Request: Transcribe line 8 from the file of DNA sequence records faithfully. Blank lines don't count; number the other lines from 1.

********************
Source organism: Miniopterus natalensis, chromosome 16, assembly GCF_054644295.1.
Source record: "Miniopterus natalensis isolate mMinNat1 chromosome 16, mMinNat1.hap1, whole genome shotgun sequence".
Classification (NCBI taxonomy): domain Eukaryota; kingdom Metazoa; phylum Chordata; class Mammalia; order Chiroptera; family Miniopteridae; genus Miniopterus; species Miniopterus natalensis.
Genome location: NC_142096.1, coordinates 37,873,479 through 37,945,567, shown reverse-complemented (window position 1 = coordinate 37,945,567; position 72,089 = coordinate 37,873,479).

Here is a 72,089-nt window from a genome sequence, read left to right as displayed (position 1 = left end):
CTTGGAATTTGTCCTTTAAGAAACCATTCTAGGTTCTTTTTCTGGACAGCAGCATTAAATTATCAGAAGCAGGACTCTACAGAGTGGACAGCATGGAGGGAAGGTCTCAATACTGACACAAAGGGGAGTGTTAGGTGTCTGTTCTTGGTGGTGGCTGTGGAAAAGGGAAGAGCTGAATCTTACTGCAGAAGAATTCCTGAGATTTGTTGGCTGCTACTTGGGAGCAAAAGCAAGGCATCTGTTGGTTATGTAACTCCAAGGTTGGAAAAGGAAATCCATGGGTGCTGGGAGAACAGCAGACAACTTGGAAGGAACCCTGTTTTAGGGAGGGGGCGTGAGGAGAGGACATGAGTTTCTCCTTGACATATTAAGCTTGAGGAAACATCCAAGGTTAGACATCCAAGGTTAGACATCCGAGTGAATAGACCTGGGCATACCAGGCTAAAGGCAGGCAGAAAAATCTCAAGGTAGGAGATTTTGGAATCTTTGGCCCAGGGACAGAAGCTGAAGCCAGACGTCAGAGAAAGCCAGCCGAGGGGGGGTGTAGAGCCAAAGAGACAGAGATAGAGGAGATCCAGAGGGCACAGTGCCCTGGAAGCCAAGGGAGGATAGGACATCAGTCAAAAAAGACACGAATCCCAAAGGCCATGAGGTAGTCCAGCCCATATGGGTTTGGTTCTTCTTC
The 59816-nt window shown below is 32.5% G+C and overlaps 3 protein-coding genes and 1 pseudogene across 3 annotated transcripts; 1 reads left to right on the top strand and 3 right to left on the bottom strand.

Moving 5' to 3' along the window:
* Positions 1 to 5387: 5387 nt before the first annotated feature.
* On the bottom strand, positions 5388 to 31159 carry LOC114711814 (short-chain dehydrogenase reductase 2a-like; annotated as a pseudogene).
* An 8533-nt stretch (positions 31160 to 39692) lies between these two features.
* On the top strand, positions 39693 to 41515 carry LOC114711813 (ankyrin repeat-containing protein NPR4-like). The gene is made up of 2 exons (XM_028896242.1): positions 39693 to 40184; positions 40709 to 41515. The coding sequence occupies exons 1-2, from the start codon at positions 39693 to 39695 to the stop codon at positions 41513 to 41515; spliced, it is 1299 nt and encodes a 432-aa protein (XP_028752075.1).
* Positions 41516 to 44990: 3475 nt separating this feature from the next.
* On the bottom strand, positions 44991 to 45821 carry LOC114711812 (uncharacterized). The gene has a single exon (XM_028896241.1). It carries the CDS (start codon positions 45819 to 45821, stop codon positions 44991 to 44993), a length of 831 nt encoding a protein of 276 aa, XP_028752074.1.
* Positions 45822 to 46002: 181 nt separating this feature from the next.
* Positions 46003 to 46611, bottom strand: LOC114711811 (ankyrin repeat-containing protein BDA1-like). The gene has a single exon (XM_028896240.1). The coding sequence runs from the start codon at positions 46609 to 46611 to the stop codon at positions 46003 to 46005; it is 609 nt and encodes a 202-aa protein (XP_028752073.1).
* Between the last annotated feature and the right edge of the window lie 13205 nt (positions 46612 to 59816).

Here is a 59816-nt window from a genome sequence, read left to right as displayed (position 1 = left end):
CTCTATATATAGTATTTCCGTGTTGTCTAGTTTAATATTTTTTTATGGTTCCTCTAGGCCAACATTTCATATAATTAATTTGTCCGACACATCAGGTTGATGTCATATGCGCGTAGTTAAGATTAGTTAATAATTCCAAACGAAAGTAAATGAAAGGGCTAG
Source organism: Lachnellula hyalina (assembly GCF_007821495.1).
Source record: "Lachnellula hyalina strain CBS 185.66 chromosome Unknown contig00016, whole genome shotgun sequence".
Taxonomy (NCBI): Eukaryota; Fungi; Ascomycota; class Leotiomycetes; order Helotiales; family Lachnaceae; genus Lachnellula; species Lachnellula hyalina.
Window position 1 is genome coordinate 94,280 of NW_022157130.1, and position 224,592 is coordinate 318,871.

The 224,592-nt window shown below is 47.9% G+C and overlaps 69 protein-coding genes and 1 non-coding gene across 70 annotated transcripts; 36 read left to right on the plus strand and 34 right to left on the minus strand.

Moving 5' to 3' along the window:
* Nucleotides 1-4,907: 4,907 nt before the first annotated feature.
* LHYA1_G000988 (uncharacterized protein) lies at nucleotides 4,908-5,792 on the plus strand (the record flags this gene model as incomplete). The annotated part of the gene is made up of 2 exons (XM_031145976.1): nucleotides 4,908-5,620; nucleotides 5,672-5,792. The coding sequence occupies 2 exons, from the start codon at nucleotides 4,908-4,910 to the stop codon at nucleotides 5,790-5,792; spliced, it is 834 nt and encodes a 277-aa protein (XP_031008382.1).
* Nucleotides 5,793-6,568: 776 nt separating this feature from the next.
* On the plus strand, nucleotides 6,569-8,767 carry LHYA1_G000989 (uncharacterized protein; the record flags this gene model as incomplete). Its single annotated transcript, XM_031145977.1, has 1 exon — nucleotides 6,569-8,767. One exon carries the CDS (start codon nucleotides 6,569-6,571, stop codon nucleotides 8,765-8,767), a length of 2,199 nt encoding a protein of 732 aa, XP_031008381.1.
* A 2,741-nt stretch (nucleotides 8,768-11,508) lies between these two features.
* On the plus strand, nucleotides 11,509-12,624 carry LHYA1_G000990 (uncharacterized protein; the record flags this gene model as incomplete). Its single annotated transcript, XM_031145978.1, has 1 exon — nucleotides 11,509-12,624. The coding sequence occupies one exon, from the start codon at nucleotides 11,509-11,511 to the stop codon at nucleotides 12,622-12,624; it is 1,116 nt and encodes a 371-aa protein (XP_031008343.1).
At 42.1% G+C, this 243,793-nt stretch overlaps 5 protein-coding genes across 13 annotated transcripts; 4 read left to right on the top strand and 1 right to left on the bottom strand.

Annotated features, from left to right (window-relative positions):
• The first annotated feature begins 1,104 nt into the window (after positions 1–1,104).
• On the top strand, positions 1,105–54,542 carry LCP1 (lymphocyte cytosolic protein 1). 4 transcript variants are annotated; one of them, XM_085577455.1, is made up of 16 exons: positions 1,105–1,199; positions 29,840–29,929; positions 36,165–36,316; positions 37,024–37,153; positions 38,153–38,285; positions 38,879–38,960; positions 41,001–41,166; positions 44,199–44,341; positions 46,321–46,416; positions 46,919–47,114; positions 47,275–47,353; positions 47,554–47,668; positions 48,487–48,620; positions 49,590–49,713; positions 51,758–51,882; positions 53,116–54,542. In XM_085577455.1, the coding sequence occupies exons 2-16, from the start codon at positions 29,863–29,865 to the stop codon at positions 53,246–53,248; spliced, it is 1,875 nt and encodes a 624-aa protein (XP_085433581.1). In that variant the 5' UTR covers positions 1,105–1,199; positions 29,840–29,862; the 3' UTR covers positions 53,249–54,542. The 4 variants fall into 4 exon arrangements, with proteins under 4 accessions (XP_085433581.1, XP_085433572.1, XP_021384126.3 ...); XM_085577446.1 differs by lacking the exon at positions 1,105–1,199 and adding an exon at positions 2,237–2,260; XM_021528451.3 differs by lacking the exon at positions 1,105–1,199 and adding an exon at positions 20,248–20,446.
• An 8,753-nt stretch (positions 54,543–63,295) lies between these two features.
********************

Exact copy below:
Moving 5' to 3' along the window: